The look and feel of Black Swan immaculately encapsulates the essence of a major New York ballet production, denoting another great success for the infinitely talented Aronofsky. Throughout the movie, an unsettling, creepy atmosphere pervades the proceedings, at first subtly and later with brutal vigour. By the final third of the movie, grim surrealism has taken control, leading to an enthralling conclusion that’s haunting and unforgettably unique. Even so, there is the sense that Aronofsky and his trio of screenwriters could have pushed things even further, but this is mere nitpicking. Further enriching the picture is Clint Mansell’s Tchaikovsky-fuelled musical score and the dreamlike, exquisitely detailed art direction courtesy of David Stein. Not to mention, the numerous dance sequences which litter the movie are absolutely stunning. From a technical perspective, the only drawback of Black Swan is a few notably obvious uses of digital effects.
Natalie Portman earned an Oscar for Best Actress for her performance as Nina. Portman was clearly committed to the role 100%; offering an exceptional, visceral performance that affects the actress down to her bones. Playing Nina required depth of emotion, and Portman’s portrayal never strikes a wrong chord. She suits the role physically, as well – for months prior to production, Portman endured a gruelling training routine to lose fat and gain muscle tone, and the outstanding results are on the screen for all to see. And as Lily, Mila Kunis is every bit as excellent as Portman; exhibiting the capacity to play more than featherweight roles in comedies and light dramas. In all likelihood, Black Swan is destined to be the most inappropriately watched and purchased art house film since Mulholland Drive on account of a number of erotic sequences involving Portman and Kunis. Meanwhile, in the supporting role of Thomas, Vincent Cassel perfectly embodies the tough, unsentimental ballet director, adding a dash of darkness and edginess to his roguishly charming personality. Credit is also due to Winona Ryder, who’s truly chilling in the scenes when she’s given the chance to shine.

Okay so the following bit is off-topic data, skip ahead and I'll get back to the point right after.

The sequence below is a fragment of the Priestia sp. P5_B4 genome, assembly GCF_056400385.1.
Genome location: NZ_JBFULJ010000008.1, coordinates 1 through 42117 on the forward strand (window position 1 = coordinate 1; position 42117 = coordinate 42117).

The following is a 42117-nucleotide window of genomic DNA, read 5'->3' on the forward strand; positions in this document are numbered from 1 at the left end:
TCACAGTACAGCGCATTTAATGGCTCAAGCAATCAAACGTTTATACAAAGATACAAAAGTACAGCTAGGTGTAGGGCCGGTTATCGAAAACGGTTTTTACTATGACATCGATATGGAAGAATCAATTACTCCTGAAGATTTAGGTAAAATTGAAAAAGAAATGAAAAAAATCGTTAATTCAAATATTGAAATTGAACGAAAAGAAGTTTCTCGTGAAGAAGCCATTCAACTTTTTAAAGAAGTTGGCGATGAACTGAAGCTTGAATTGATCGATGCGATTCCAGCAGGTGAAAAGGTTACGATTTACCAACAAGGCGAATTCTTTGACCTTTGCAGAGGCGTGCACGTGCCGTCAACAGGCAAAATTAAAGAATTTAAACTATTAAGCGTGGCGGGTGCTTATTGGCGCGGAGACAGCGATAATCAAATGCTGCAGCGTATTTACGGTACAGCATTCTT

Yet, while Black Swan deserves credit for depicting an extreme case of a psychotic breakdown and painting a picture of the struggle of the creative process, Aronofsky’s treatment of the film is more stylish and sensational than emotionally wrenching. Despite Portman’s best efforts, the film lacks an emotional core. Nina is committed to dancing, but who is she and what is left to save? Unlike Randy the Ram (from The Wrestler) or Sara Goldfarb (from Requiem for a Dream), Nina’s journey remains distant, as if it’s happening to a stranger. It is always sad to hear about a terrible ordeal which befalls a stranger, but it’s even sadder to those who knew the victim. Mind-fuck films are often like this; investing more in intellectual intrigue than emotional fulfilment. Therefore, Black Swan may be more ambitious than The Wrestler, but one could easily contest that Aronofsky’s 2008 picture is more satisfying.
All things considered, Black Swan is a beautifully-crafted picture filled with strong performances, an eye for the art of ballet, and a haunting uncertainty that will stay with you long after the credits have expired. Nevertheless, it fails to grab hold on the emotional level that resonated so strongly in Aronofsky’s The Wrestler and Requiem for a Dream.